News and updates about Australian slaughterhouses / abattoirs
Echuca abattoir under investigation after whistle-blower filmed animal mistreatment
This article relates to the following facility: Riverside Meats Abattoir (Aussie Abattoirs)
One of Victoria's oldest abattoirs, Riverside Meats Abattoir, has been sanctioned and four staff sacked over poor animal welfare, after secret video revealed mistreatment of animals.
More than 170 hours of vision secretly filmed inside the Echuca slaughterhouse is being looked at by PrimeSafe, the regulator overseeing abattoirs.
It is the second time in three years the regulator has taken action against the company.
Victoria's Chief Veterinary Officer has also been asked to look into animal cruelty allegations.
The vision was sent anonymously to animal rights group Animals Australia three weeks ago, who then passed it on to the authorities.
"It shows equipment designed to make processes more humane, instead being used as torture devices on the animals," Animals Australia's Glenys Oogjes said.
"There is an obvious culture of violence, disrespect and abuse of animals in this slaughterhouse.
"In one of the worst examples of abuse, a pig in a cattle restraint box suffered multiple shots from a captive bolt gun, then was shot twice with a rifle, the ordeal lasting over six minutes."
ABC has been given access to three-and-a-half minutes of the footage filmed at the abattoir.
Stunning procedure 'inadequate' and 'cruel'
PrimeSafe said it was an edited version of 170 hours of vision it was currently investigating.
"From our analysis, the video includes both recent and historical sections," PrimeSafe said in a statement.
The disturbing vision shows calves and sheep being stabbed in the neck, face and head with the metal prongs of an electric stunning device instead of on the side of their heads.
Some are stabbed repeatedly in the neck.
Chair of the Queensland Animal Welfare Advisory Board Professor Clive Phillips analysed the video and said some of the animals had not been adequately stunned.
"It shows animals which are experiencing pain and suffering which is the usual definition of cruelty" Professor Phillips said.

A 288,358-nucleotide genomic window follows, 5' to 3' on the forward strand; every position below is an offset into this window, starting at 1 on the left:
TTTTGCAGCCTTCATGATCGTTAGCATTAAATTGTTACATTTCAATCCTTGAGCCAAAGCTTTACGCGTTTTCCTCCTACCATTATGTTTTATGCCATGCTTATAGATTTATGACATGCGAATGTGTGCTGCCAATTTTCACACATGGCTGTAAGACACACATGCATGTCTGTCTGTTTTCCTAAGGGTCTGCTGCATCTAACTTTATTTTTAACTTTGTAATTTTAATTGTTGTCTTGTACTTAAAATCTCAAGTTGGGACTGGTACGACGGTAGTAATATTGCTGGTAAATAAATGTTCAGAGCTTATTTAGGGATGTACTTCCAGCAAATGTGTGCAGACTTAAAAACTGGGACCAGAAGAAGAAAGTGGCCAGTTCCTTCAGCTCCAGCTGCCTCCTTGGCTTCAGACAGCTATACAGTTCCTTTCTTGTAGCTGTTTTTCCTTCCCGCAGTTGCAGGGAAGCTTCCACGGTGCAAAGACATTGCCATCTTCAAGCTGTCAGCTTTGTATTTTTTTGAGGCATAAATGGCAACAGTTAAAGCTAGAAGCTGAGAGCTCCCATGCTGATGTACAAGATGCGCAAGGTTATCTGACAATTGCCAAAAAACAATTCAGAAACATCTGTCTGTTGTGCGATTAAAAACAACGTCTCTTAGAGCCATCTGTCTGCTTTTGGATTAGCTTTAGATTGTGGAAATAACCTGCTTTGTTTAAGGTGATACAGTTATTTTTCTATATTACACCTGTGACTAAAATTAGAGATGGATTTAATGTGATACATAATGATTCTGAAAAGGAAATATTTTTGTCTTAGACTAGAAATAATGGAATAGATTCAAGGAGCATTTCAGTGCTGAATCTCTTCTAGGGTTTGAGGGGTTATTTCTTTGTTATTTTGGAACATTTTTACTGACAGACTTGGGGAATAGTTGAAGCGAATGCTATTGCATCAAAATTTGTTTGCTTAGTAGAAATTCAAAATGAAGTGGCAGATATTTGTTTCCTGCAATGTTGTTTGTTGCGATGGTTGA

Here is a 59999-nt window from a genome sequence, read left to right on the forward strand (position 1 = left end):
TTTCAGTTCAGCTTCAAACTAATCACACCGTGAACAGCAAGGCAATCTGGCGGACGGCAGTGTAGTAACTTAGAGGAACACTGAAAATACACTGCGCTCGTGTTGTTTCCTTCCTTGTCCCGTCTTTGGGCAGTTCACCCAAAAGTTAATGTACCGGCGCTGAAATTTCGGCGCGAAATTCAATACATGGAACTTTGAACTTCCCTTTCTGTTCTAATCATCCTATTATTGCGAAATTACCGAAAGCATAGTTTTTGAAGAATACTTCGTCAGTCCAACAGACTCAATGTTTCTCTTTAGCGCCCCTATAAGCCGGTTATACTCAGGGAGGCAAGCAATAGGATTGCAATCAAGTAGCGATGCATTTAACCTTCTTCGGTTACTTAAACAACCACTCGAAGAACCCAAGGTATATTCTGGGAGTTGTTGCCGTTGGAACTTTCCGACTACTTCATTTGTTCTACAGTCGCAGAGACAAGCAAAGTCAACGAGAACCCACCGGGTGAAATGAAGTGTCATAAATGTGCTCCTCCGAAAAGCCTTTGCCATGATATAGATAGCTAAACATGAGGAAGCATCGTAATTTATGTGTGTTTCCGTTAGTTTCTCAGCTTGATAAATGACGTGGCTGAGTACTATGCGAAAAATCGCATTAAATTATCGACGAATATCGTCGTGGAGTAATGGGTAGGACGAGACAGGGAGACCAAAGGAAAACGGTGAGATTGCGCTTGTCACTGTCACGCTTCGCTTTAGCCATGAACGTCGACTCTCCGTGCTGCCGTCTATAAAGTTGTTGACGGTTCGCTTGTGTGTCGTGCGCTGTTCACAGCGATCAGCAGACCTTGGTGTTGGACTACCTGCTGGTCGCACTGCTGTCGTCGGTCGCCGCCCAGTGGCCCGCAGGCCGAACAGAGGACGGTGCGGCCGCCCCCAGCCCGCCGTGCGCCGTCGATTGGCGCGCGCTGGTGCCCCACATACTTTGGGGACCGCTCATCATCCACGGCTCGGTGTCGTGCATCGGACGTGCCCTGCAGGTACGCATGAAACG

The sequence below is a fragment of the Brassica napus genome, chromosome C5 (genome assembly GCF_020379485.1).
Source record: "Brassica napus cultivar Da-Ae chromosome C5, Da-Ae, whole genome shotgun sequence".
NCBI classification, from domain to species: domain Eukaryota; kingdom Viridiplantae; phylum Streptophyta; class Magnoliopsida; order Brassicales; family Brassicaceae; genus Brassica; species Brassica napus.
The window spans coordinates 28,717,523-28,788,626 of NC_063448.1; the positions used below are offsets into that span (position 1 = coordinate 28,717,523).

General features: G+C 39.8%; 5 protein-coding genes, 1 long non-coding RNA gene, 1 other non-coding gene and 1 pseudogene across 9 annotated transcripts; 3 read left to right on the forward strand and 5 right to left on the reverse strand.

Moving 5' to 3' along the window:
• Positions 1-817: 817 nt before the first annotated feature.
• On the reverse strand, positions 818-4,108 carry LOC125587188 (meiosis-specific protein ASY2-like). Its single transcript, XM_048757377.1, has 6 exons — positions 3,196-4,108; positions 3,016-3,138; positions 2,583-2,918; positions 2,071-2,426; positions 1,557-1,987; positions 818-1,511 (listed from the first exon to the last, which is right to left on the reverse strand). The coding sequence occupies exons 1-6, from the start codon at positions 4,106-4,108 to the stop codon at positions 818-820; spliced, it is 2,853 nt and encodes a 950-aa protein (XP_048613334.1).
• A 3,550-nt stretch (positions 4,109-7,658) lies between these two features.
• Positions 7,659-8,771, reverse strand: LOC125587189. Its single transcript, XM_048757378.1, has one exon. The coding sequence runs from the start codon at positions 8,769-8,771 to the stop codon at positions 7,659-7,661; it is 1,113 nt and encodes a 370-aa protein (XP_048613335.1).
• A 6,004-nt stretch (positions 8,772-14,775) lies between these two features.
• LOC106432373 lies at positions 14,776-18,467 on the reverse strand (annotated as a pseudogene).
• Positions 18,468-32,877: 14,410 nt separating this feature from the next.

"The stunning procedure itself appears a rather unusual one of jabbing tongs into the side of the neck rather than electrocuting them either side of the brain."
Australia is a signatory to the World Animal Health Standards, which requires the electric pulse be administered to either side of the brain.
Smoke can also be seen coming from the animals as they are stunned and dairy calves and sheep can also be seen escaping from restraints falling onto the kill floor.
In a statement, Primesafe said a number of Australian standards have been breached and evidence was found of poor animal handling that was not best practice.
The same company was also recently fined more than $15,000 by Environment Protection Authority Victoria (EPA) for failing to manage offensive odours.
In 2013, a number of workers at the same abattoir were given warnings, the owners promised infrastructure and training upgrades, and the audit regime was increased after vision emerged of the mistreatment of dairy calves.
Animals Australia is calling on the Victorian Government to introduction CCTV cameras in all abattoirs and for footage to be independently monitored.
"If this is what's happening in an abattoir that should be under increased scrutiny, we can have no confidence whatsoever that similar abuses, or worse, are not happening in other slaughterhouses throughout Victoria," Ms Oogjes said.
"Once again we are seeing that wherever eyes aren't watching, animals are at risk of extreme cruelty."
The ABC has contacted Riverside Meats for comment.